- Sgt. Sean Murphy will face a hearing Tuesday, Massachusetts State Police spokesman said
- He was suspended for releasing unauthorized photos of alleged Boston bomber hunt and arrest
- Boston magazine published images in stark contrast to controversial Rolling Stone cover
In the span of a few days, more than 51,000 people have thrown their support behind a Massachusetts State Police trooper who was temporarily suspended for giving Boston magazine photos of the hunt and capture of one of the Boston bombing suspects.
Sgt. Sean Murphy, who was suspended for a day last week for releasing the photos without authorization, will face a closed hearing Tuesday to determine his professional future with the agency, said state police spokesman David Procopio.
Boston magazine published what it said were Murphy's images in a story last week. The piece quoted Murphy as saying that he felt the Rolling Stone cover image -- showing a doe-eyed Dzhokhar Tsarnaev with tousled hair -- was an insult to the victims of the April bombings.
Boston magazine said it received images that Murphy, a tactical photographer, took of the hunt and capture of the alleged Boston bomber.
"I hope that the people who see these images will know that this was real. It was as real as it gets," Boston magazine quotes Murphy as saying alongside numerous images, including one of the suspect appearing bloody, looking down, his shirt raised and what looks like a red dot laser trained on his forehead.
"This guy is evil," Murphy told Boston magazine. "This is the real Boston bomber. Not someone fluffed and buffed for the cover of Rolling Stone magazine."
A day before three commissioned officers will decide if the sergeant will remain on full or restricted duty pending an investigation or suspended with or without pay during a probe, there was very little hair-splitting on "Save Sgt. Murphy" about how people feel.
"If the powers that be do the right thing, they'll give Sgt. Murphy a medal, a long weekend off with pay, a new camera, and an apology," Richard C. Martin posted on the Facebook page. His comment alone garnered 160 likes.
"I support Sgt Murphy for standing up for the victims," posted John W. Patterson, "he's a true hero for doing what he thinks is right."
But there were a few people who understood why the trooper was in trouble.
Darin Vance, a 16-year-old from West Virginia posted, "I hate to see him lose his job, but what he did really was illegal; those pictures were not his, since he took them for his employer. Therefore, legally speaking, he stole the picture, and published it. I guess it depends how his contract was set up, but I think all copyrights would have been given over to the state..."
Vance reiterated his support for the trooper to CNN Monday and said that he worried that the Rolling Stone cover might inspire someone to commit an act of terror hoping to land on the cover of a legendary magazine.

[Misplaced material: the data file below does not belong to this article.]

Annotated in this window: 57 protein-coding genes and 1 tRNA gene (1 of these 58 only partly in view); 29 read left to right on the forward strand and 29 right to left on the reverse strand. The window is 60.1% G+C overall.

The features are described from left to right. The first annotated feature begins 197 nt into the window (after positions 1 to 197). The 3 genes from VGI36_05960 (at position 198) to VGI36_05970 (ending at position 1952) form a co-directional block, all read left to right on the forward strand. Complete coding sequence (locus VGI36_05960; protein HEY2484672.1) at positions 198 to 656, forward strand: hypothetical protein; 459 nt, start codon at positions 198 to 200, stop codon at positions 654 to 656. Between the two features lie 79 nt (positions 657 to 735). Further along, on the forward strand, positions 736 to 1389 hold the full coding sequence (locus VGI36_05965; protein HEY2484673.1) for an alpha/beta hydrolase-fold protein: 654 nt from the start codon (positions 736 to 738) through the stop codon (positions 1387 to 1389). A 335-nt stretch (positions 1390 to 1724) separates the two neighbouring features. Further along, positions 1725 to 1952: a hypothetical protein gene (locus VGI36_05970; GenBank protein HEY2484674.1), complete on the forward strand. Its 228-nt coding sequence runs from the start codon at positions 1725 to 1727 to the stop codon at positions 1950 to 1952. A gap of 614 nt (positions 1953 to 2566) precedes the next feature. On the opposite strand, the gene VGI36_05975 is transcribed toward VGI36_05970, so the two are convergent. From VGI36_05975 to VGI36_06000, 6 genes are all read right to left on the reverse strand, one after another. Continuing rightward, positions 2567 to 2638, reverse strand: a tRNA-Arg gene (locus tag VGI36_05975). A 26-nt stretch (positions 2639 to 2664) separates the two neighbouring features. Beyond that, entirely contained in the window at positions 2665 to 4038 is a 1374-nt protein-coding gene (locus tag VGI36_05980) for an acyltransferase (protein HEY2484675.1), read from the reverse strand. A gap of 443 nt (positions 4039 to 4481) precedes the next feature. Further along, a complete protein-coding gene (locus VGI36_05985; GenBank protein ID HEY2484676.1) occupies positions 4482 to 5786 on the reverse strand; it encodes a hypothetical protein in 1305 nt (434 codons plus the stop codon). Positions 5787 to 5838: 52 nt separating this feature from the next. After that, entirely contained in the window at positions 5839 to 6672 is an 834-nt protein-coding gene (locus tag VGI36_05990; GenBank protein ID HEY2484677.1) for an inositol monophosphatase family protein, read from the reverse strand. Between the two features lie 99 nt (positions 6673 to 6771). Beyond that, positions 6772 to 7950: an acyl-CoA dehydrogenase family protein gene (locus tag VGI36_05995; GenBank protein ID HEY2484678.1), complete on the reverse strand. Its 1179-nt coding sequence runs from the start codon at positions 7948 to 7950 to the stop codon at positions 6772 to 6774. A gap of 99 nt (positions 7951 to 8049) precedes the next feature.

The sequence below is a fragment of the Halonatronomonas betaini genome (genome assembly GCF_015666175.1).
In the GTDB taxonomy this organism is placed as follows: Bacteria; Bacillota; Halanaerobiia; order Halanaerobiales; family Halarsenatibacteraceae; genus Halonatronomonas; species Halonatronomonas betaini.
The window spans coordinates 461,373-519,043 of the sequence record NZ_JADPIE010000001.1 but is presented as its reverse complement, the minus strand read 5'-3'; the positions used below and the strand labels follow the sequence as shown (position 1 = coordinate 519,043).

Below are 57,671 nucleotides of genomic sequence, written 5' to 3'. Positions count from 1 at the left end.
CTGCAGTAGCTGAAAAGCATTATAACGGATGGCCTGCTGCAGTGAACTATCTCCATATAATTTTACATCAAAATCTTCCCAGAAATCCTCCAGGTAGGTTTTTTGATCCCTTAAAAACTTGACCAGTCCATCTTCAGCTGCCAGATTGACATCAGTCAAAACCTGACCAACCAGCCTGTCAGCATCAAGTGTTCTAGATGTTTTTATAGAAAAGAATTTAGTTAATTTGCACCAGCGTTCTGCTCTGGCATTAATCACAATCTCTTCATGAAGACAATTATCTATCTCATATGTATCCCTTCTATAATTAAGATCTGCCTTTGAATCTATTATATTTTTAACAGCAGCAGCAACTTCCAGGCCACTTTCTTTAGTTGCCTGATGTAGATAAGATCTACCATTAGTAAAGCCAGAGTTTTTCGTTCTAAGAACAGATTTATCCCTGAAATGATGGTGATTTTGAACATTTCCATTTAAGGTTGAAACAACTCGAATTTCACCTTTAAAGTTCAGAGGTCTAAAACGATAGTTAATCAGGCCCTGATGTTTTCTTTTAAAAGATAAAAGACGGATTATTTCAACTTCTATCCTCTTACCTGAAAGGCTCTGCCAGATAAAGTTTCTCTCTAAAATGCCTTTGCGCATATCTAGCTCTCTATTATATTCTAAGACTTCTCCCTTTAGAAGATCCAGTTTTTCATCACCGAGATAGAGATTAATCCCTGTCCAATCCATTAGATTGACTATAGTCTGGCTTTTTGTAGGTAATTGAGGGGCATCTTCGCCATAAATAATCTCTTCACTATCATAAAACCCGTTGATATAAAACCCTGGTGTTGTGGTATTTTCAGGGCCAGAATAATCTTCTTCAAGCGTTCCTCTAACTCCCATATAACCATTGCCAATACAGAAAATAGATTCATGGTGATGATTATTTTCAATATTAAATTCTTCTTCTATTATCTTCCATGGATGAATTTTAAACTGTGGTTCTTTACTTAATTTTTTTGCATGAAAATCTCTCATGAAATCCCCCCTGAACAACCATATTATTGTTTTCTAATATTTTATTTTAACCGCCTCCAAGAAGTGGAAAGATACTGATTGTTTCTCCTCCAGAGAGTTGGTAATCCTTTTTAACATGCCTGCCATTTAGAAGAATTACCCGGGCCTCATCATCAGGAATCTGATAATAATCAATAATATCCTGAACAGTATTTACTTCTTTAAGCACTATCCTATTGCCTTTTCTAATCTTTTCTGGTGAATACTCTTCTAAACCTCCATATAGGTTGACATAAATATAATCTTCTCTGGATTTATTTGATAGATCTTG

On Monday CNN reached a woman who said she was the organizer of the page but would only give a first name -- Lisa. She said that she felt compelled to create the page because her own father was a Massachusetts State Police trooper.
"I thought this page would only be popular among my friends, but I'm getting private messages from people across the country, in Germany and in England, all over, who believe this trooper did the right thing," she said. "I was so angry when I heard that Sgt. Murphy was going to suffer for trying to stand up for victims."
Before quoting Murphy in several long passages, Boston magazine wrote: "Here, in his own words, Murphy shares his thoughts on the Rolling Stone cover. He stresses that he is speaking strictly for himself and not as a representative of the Massachusetts State Police."
John Wolfson, Boston magazine's editor in chief, said the magazine has hundreds of photos similar to the ones Murphy provided and will publish more in its September issue.
He said Murphy was "conflicted on some level" about releasing the photos, but "genuinely worried" about how the Rolling Stone cover will affect the victims' families.
The Rolling Stone cover unleashed a wave of intense reaction on social media, which played out in brick-and-mortar stores. Three prominent New England-based businesses -- CVS pharmacies, Stop & Stop, and Tedeschi Food Shops -- heard the public outcry and announced they would not sell the print edition of the magazine. The 7-Eleven corporation said Thursday its nearly 1,700 company stores across the country won't sell the issue.
Some have defended the cover, arguing that it draws much needed attention to a young man who seemed an unlikely terrorist and makes us all reconsider our ideas of what a terrorist would look like. Rolling Stone issued a statement saying that the story "falls within the traditions of journalism and Rolling Stone's long-standing commitment to serious and thoughtful coverage..."
"The fact that Dzhokhar Tsarnaev is young, and in the same age group as many of our readers," the statement read, "makes it all the more important for us to examine the complexities of this issue and gain a more complete understanding of how a tragedy like this happens."
Dzhokhar Tsarnaev has pleaded not guilty to federal charges in connection with bombings and is awaiting trial. His brother Tamerlan, suspected to have helped carry out the attack, was killed during a gun battle with police.